Jesus told them another parable: “The Kingdom of heaven is like this. A man takes a mustard seed and sows it in his field. It is the smallest of all seeds, but when it grows up, it is the biggest of all plants. It becomes a tree, so that birds come and make their nests in its branches.”

Jesus told them still another parable: “The Kingdom of heaven is like this. A woman takes some yeast and mixes it with forty litres of flour until the whole batch of dough rises.”

Jesus used parables to tell all these things to the crowds; he would not say a thing to them without using a parable. He did this to make what the prophet had said come true: “I will use parables when I speak to them;   I will tell them things unknown since the creation of the world.”

When Jesus had left the crowd and gone indoors, his disciples came to him and said, “Tell us what the parable about the weeds in the field means.”

Jesus answered, “The man who sowed the good seed is the Son of Man; the field is the world; the good seed is the people who belong to the Kingdom; the weeds are the people who belong to the Evil One; and the enemy who sowed the weeds is the Devil. The harvest is the end of the age, and the harvest workers are angels. Just as the weeds are gathered up and burnt in the fire, so the same thing will happen at the end of the age: the Son of Man will send out his angels to gather up out of his Kingdom all those who cause people to sin and all others who do evil things, and they will throw them into the fiery furnace, where they will cry and grind their teeth. Then God’s people will shine like the sun in their Father’s Kingdom. Listen, then, if you have ears!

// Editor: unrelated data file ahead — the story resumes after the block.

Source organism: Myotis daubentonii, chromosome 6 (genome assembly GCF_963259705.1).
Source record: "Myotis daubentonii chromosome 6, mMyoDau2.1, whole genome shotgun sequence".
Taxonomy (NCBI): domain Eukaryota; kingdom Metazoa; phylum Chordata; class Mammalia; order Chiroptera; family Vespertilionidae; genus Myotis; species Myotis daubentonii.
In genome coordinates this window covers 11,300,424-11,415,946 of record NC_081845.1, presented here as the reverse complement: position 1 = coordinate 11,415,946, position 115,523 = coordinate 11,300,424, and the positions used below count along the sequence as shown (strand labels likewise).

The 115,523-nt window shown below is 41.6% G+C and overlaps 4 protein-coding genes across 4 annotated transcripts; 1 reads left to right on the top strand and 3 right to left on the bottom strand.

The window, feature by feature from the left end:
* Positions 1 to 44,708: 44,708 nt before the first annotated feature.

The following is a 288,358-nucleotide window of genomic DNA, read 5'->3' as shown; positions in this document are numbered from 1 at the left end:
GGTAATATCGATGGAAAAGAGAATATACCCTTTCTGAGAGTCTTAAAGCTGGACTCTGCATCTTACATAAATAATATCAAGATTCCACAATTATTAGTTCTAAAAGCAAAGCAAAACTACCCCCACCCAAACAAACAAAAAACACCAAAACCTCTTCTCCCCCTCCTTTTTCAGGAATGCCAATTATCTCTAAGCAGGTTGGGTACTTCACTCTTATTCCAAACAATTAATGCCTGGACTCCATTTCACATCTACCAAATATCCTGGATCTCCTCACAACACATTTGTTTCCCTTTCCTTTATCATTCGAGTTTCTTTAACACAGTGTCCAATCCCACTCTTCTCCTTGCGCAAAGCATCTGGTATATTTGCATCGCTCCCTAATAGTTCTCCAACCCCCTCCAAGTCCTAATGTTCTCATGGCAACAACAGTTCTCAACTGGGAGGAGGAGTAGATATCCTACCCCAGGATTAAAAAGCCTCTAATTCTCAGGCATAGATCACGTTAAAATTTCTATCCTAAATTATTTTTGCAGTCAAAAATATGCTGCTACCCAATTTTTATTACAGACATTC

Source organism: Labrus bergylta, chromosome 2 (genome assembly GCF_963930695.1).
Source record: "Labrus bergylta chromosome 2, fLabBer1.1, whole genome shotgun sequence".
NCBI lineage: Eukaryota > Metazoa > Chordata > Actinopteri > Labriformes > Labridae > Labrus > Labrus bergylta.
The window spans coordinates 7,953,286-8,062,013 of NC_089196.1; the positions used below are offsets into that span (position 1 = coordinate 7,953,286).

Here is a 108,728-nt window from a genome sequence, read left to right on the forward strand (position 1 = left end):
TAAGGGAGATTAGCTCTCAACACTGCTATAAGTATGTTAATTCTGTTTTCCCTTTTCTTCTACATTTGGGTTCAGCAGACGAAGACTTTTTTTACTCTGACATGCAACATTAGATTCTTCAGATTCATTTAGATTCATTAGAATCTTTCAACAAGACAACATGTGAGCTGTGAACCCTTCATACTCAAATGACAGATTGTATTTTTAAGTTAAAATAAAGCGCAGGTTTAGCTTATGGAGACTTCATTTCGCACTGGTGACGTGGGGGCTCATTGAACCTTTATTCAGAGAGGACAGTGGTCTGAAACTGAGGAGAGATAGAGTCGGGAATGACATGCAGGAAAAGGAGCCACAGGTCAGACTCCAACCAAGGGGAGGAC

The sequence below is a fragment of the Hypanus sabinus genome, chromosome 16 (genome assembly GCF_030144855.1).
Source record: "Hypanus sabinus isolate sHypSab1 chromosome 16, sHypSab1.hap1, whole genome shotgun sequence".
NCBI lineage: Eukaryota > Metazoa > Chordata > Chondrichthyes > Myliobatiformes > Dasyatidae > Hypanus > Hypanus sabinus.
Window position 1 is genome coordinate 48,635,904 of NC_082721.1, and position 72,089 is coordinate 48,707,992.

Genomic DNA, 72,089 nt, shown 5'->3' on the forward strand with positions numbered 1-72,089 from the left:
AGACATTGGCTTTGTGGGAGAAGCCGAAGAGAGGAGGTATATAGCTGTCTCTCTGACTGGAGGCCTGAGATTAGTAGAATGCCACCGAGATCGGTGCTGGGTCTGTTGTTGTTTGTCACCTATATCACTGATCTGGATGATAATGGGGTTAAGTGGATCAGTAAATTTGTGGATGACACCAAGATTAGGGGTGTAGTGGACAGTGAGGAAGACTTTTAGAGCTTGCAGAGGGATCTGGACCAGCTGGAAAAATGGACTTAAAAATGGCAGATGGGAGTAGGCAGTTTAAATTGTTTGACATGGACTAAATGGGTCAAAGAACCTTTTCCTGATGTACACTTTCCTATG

Have a Conversation about the Gospel

Use some of the following questions to help in having a conversation about the message in the Gospel.

What did you remember from today’s Gospel?

Jesus tells a parable – a special story – about the Kingdom of Heaven. He talks about a man who plants seeds of wheat in his field. But what happens next?